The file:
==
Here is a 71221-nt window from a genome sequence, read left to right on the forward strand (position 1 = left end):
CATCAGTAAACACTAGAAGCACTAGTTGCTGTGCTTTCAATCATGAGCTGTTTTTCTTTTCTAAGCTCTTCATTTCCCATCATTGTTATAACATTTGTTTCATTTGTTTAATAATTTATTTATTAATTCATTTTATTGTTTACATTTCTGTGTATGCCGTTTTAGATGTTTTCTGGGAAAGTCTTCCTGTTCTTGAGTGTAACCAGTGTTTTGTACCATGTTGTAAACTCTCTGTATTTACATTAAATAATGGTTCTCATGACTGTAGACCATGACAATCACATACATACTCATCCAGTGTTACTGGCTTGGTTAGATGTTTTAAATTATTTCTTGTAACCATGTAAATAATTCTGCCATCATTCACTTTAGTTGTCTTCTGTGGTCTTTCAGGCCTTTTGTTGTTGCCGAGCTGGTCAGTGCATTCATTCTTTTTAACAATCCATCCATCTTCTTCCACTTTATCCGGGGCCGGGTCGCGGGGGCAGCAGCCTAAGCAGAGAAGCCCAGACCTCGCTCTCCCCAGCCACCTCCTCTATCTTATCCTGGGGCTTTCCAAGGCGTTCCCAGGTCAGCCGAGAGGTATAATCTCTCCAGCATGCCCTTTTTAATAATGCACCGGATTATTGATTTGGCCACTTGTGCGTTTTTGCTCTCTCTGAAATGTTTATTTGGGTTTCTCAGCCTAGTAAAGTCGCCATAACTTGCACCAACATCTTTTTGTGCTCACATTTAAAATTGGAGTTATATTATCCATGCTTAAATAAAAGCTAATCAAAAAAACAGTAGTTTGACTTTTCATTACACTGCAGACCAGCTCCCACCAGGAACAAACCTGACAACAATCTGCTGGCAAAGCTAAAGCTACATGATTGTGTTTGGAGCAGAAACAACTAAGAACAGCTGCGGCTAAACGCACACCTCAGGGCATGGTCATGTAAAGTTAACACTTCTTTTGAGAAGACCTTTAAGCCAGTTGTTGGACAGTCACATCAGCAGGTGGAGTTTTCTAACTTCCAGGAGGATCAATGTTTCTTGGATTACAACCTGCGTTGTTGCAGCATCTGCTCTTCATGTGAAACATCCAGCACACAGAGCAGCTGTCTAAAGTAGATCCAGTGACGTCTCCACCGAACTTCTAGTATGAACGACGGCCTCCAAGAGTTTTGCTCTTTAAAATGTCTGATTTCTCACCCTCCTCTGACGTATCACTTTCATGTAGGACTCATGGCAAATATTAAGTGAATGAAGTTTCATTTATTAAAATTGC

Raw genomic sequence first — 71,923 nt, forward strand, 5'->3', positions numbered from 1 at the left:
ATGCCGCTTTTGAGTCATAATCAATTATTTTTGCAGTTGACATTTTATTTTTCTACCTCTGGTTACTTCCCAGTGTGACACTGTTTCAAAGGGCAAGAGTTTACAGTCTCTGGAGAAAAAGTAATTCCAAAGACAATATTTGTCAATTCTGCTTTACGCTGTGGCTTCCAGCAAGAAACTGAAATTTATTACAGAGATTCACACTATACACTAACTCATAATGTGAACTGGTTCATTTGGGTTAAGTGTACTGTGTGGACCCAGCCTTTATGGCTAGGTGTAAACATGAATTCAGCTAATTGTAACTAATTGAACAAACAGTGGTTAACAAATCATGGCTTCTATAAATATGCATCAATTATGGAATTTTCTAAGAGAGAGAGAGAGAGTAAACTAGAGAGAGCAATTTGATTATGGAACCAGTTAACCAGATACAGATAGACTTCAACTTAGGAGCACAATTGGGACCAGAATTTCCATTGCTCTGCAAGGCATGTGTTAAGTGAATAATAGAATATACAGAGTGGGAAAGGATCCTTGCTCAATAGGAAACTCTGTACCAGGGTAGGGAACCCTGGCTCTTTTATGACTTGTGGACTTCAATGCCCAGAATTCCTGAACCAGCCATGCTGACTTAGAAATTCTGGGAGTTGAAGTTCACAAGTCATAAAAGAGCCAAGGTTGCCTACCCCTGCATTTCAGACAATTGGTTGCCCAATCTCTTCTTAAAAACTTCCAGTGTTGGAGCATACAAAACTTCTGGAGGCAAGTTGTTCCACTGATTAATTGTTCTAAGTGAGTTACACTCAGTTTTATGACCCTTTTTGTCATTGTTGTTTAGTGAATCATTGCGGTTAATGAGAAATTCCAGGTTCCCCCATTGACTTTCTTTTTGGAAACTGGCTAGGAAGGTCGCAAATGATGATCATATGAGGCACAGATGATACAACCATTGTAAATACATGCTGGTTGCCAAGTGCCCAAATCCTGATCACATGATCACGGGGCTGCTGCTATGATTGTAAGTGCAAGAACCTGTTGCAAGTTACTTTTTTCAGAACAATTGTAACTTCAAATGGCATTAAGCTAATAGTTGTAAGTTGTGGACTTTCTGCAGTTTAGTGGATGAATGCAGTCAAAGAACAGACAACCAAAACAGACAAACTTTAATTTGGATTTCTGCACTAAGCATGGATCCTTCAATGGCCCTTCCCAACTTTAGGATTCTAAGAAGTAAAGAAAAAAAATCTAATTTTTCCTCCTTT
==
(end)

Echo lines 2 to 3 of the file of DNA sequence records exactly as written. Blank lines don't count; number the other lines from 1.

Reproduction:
CATCAGTAAACACTAGAAGCACTAGTTGCTGTGCTTTCAATCATGAGCTGTTTTTCTTTTCTAAGCTCTTCATTTCCCATCATTGTTATAACATTTGTTTCATTTGTTTAATAATTTATTTATTAATTCATTTTATTGTTTACATTTCTGTGTATGCCGTTTTAGATGTTTTCTGGGAAAGTCTTCCTGTTCTTGAGTGTAACCAGTGTTTTGTACCATGTTGTAAACTCTCTGTATTTACATTAAATAATGGTTCTCATGACTGTAGACCATGACAATCACATACATACTCATCCAGTGTTACTGGCTTGGTTAGATGTTTTAAATTATTTCTTGTAACCATGTAAATAATTCTGCCATCATTCACTTTAGTTGTCTTCTGTGGTCTTTCAGGCCTTTTGTTGTTGCCGAGCTGGTCAGTGCATTCATTCTTTTTAACAATCCATCCATCTTCTTCCACTTTATCCGGGGCCGGGTCGCGGGGGCAGCAGCCTAAGCAGAGAAGCCCAGACCTCGCTCTCCCCAGCCACCTCCTCTATCTTATCCTGGGGCTTTCCAAGGCGTTCCCAGGTCAGCCGAGAGGTATAATCTCTCCAGCATGCCCTTTTTAATAATGCACCGGATTATTGATTTGGCCACTTGTGCGTTTTTGCTCTCTCTGAAATGTTTATTTGGGTTTCTCAGCCTAGTAAAGTCGCCATAACTTGCACCAACATCTTTTTGTGCTCACATTTAAAATTGGAGTTATATTATCCATGCTTAAATAAAAGCTAATCAAAAAAACAGTAGTTTGACTTTTCATTACACTGCAGACCAGCTCCCACCAGGAACAAACCTGACAACAATCTGCTGGCAAAGCTAAAGCTACATGATTGTGTTTGGAGCAGAAACAACTAAGAACAGCTGCGGCTAAACGCACACCTCAGGGCATGGTCATGTAAAGTTAACACTTCTTTTGAGAAGACCTTTAAGCCAGTTGTTGGACAGTCACATCAGCAGGTGGAGTTTTCTAACTTCCAGGAGGATCAATGTTTCTTGGATTACAACCTGCGTTGTTGCAGCATCTGCTCTTCATGTGAAACATCCAGCACACAGAGCAGCTGTCTAAAGTAGATCCAGTGACGTCTCCACCGAACTTCTAGTATGAACGACGGCCTCCAAGAGTTTTGCTCTTTAAAATGTCTGATTTCTCACCCTCCTCTGACGTATCACTTTCATGTAGGACTCATGGCAAATATTAAGTGAATGAAGTTTCATTTATTAAAATTGC

Raw genomic sequence first — 71,923 nt, forward strand, 5'->3', positions numbered from 1 at the left: